Gorgeously stripped down, the Light Phone is designed to start a different kind of conversation - a real one.
Introducing the anti-smart phone. The opposite of all other phones in the market, a phone that doesn't try to pack as many features as possible into one system; a phone that doesn't care for amoled displays and optical image stabilisation but knows itself. It knows exactly what it is, what its functions are and where its roots come from; it is simply a mobile phone. If your grandfather's ideals were brought into the modern day and utilised to create a new form of communication, this would be it - The Light Phone.
The Light Phone created by Joe Hollier and Kaiwei Tang at Google’s 30 Weeks incubator in NYC is super thin, light and literally does nothing but make and answer calls. This is ironically one of the biggest leaps in technology the telecommunications industry has ever seen, especially on a socio-psycological level. With its slick, trendy physique the phone may just be the biggest attack on a generation of paralayetic kids, eyes glued to their phones, instead of the world around them.
“We started building this because it became very clear that true happiness means being present," said Hollier. "This has been written about by so many of the smartest minds since Seneca. So much of our days are spent connected and staring at screens that we are losing that presence in so many situations. We built the Light Phone as a way for people to find balance with their connectedness. It’s not that we think people should never connect again, it’s just that taking a break is extremely healthy in every sense of the word."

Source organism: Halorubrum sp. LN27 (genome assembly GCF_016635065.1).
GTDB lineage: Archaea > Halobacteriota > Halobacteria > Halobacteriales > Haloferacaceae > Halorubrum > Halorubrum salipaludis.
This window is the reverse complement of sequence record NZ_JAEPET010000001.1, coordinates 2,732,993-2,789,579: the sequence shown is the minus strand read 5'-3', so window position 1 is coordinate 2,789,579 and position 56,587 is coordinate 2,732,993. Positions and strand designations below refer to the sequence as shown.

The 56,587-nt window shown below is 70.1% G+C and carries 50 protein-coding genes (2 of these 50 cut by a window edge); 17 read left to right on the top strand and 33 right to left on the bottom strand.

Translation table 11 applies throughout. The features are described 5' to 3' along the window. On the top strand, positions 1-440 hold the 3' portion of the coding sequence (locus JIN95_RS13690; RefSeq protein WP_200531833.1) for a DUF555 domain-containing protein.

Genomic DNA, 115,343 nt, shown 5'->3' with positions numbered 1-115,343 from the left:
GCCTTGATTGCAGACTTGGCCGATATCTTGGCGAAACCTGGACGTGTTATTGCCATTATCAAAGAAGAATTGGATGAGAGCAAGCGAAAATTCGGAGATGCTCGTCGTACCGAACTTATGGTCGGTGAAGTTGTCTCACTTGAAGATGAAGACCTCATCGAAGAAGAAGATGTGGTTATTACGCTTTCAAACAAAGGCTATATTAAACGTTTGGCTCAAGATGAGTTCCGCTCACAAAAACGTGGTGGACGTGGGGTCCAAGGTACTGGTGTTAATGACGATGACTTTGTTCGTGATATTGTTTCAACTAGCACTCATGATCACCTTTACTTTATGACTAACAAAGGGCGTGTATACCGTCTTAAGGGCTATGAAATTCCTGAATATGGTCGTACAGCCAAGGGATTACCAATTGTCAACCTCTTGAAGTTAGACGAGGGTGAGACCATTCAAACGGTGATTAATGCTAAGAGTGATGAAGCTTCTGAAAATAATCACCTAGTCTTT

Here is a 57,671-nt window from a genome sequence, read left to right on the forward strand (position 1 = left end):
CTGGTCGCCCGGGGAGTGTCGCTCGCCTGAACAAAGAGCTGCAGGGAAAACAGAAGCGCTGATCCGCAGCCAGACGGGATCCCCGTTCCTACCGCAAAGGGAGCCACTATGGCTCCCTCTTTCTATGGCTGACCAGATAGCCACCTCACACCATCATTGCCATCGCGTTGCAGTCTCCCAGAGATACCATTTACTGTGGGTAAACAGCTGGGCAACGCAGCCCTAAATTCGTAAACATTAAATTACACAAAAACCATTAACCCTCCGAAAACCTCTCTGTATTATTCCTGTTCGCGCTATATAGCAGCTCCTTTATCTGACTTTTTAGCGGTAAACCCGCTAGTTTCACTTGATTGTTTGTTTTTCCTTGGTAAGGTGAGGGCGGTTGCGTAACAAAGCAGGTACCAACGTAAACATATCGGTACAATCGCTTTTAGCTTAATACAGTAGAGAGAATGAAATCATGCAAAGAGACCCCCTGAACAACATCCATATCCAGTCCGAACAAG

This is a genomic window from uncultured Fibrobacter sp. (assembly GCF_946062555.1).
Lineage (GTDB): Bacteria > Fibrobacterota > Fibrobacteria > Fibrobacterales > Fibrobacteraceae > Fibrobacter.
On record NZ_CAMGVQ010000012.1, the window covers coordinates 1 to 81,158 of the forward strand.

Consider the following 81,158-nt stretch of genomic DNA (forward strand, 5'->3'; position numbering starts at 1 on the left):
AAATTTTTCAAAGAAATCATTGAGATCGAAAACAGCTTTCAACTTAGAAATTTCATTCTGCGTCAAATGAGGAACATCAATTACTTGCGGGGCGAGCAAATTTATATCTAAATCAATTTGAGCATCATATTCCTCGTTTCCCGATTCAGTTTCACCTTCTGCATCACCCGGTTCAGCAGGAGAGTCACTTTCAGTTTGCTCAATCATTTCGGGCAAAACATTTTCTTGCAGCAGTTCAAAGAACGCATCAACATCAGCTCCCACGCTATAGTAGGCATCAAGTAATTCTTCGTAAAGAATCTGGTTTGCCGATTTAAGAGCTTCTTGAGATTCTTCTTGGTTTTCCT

The build of the phone also means you won't be replacing it constantly for new versions, it's strength comes in the fact that it's just so basic.
"This project is really about a conversation we want to start. Is where technology is going really the way we want in terms of living our day to day lives in the happiest sense? We are not against tech at all (clearly we joined an incubator and have a passion for this) but we think that maybe we need to put the human first in tech again and think about what kind of tech will make our lives better in the long term. I don’t think the Light Phone is the end all be all answer to this question but it’s our first step in starting the conversation and we have lots of ideas for going forward.”
We couldn't have said it better ourselves; long live the basic brick!